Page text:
Infrastructure/policy guidance for councils

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jamesbradbury
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Infrastructure/policy guidance for councils

Postby jamesbradbury » 22 Jul 2020, 2:06pm

Do Cycling UK or other cycling positive groups produce a document for informing councils how to get more people cycling?

My county are consulting on this (as like many they have some money to spend) and want opinions and ideas. While I have plenty of ideas (and I'm sure you all do too), I'm interested in seeing if there's any well-researched guidance on what actually makes cycling safer and more popular. I could say "Do what they do in Holland", but that's not very helpful. There is some detailed guidance from the government here, but it's very much about the detail and perhaps not as ambitious as it could be.

Shreds
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Re: Infrastructure/policy guidance for councils

Postby Shreds » 22 Jul 2020, 2:14pm

Ermh, Twelve years out of date and probably based on some of the Sustans Cycle design guides of the late twentieth century. Maybe there is more recent guidance, although I don't spend hours trawling such Govt publications. Hopefully the campaigning part of Cycling UK may be able to grasp the nettle?

thirdcrank
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Re: Infrastructure/policy guidance for councils

Postby thirdcrank » 22 Jul 2020, 2:21pm

There are plenty of briefings for campaigners from CyclingUK

https://www.cyclinguk.org/campaigns/briefings

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mjr
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Re: Infrastructure/policy guidance for councils

Postby mjr » 22 Jul 2020, 3:26pm

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jamesbradbury
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Re: Infrastructure/policy guidance for councils

Postby jamesbradbury » 22 Jul 2020, 3:34pm

@thirdcrank, @mjr - thanks for the links, they look helpful.

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mjr
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Re: Infrastructure/policy guidance for councils

Postby mjr » 22 Jul 2020, 4:23pm

"Making Space for Cycling" from the Cambridge Cycling Campaign: www.makingspaceforcycling.org

Sustrans Handbooks may also be worth a look and a bit less politically-unacceptable than Cycling UK or Cycling Campaign group materials: www.sustrans.org.uk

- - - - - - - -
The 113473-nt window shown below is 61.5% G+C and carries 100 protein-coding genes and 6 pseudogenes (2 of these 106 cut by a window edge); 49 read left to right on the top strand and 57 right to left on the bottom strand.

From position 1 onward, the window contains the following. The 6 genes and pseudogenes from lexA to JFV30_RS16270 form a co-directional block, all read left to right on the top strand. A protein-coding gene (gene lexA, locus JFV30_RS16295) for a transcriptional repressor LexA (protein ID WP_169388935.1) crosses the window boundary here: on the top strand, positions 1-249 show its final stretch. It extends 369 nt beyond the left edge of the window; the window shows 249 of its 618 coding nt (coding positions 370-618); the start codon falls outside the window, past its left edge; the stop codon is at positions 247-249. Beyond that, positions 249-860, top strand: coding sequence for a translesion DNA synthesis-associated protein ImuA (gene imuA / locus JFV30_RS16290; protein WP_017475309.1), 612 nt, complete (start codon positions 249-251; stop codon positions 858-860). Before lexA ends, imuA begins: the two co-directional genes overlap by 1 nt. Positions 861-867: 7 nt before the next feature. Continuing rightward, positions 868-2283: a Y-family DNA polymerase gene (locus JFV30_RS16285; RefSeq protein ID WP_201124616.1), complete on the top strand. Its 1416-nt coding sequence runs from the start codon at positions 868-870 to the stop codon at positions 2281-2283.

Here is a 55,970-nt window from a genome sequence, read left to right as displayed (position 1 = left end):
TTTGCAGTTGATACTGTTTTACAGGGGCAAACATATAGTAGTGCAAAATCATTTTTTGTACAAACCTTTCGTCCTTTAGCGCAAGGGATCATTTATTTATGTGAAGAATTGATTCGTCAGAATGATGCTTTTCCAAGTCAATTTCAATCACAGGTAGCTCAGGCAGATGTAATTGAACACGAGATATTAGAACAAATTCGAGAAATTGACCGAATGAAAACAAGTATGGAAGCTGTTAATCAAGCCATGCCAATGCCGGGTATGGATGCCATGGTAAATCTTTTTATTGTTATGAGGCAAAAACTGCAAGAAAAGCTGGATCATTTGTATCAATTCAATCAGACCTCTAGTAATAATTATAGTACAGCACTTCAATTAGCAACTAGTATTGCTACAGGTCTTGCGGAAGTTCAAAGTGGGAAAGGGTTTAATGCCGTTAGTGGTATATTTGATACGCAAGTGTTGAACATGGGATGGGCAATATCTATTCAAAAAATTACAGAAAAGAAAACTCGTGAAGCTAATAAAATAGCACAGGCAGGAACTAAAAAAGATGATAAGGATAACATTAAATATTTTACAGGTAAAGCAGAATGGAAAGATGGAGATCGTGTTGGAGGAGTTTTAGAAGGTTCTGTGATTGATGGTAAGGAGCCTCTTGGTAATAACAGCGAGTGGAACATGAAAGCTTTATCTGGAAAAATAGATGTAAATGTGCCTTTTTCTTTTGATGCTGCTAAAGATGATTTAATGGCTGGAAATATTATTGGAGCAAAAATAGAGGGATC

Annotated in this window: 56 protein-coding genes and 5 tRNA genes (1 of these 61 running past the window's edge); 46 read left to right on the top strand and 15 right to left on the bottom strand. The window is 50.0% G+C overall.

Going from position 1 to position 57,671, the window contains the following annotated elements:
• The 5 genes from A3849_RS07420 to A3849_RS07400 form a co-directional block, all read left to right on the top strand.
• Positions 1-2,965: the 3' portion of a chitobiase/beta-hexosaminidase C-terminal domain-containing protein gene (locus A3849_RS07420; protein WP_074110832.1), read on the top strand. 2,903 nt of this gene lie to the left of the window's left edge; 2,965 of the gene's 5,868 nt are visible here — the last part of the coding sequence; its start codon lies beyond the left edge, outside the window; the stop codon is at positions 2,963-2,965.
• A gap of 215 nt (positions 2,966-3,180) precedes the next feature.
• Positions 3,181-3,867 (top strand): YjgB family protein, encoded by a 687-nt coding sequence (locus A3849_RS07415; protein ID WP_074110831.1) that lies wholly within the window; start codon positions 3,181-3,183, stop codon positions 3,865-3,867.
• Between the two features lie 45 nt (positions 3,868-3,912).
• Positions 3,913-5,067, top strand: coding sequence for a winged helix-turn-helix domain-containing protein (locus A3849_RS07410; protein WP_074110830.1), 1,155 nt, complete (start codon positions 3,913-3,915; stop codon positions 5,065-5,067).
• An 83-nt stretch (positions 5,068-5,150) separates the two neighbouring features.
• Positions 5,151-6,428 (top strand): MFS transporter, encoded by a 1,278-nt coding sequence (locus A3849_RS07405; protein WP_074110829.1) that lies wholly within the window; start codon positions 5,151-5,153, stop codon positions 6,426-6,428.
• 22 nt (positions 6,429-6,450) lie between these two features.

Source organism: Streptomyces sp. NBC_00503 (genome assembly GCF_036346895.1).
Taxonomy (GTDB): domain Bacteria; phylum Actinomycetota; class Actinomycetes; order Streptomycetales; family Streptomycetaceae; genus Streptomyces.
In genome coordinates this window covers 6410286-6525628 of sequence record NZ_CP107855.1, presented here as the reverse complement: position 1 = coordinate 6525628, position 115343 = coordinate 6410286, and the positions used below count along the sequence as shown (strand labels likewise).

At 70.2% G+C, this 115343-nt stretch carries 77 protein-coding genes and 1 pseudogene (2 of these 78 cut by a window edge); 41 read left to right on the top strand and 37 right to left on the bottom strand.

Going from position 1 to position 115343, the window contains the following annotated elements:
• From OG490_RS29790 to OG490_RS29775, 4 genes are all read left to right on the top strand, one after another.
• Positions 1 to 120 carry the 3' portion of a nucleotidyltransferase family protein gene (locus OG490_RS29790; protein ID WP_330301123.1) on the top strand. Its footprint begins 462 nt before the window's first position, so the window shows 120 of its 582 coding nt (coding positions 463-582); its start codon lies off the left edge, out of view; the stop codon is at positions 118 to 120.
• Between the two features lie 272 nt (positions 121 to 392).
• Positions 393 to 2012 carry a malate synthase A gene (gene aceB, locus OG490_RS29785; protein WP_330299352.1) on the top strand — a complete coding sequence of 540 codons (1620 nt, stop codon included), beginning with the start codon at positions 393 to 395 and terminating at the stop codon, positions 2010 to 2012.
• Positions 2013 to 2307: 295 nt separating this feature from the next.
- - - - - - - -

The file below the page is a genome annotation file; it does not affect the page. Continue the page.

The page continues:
Some councils say they're following the London Cycle Design Standards and related documents despite not being London: https://tfl.gov.uk/corporate/publicatio ... ts-toolkit
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atlas_shrugged
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Re: Infrastructure/policy guidance for councils

Postby atlas_shrugged » 23 Jul 2020, 8:21am

Oxfordshire CC. Oxfordshire Cycling Standard:
http://www.oxfordshire.gov.uk/sites/def ... ndards.pdf

CROW, (2016) Design Manual for bicycle traffic ISBN 978 90 6628 494 4. Ede, The Netherlands.

ChrisButch
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Re: Infrastructure/policy guidance for councils

Postby ChrisButch » 25 Jul 2020, 8:27am

In my view this is the key issue if any real progress is to be made towards useful infrastructure. Given that successive governments are adamant that delivery of cycling infrastructure is a matter for local authorities, there are only going to be results if planning legislation is far more specific on the matter, and far more is mandatory rather than optional. Given the current government's proposals for big changes in planning law, now is the time for the cycling lobby to be putting maximum pressure on SPADs, ministers etc. I very much hope this is now the top priority for CUK, BC etc: but I somehow doubt it.
It's not impossible to change these things. Look at the success of the John Muir Trust (a charity broadly similar in size and scope to CUK) in securing the designation of 'wild land' as a statutory material consideration in Scottish planning law.

Pete Owens
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Re: Infrastructure/policy guidance for councils

Postby Pete Owens » 26 Jul 2020, 12:20am

To get more people cycling (or indeed for central government to achieve anything delivered by remote authorities) they need to focus on outcomes rather than outputs. Up and down the country councils bid for money from central government to fund their favoured projects - and they will dress these up to appear to meet whatever the governments latest priorities are.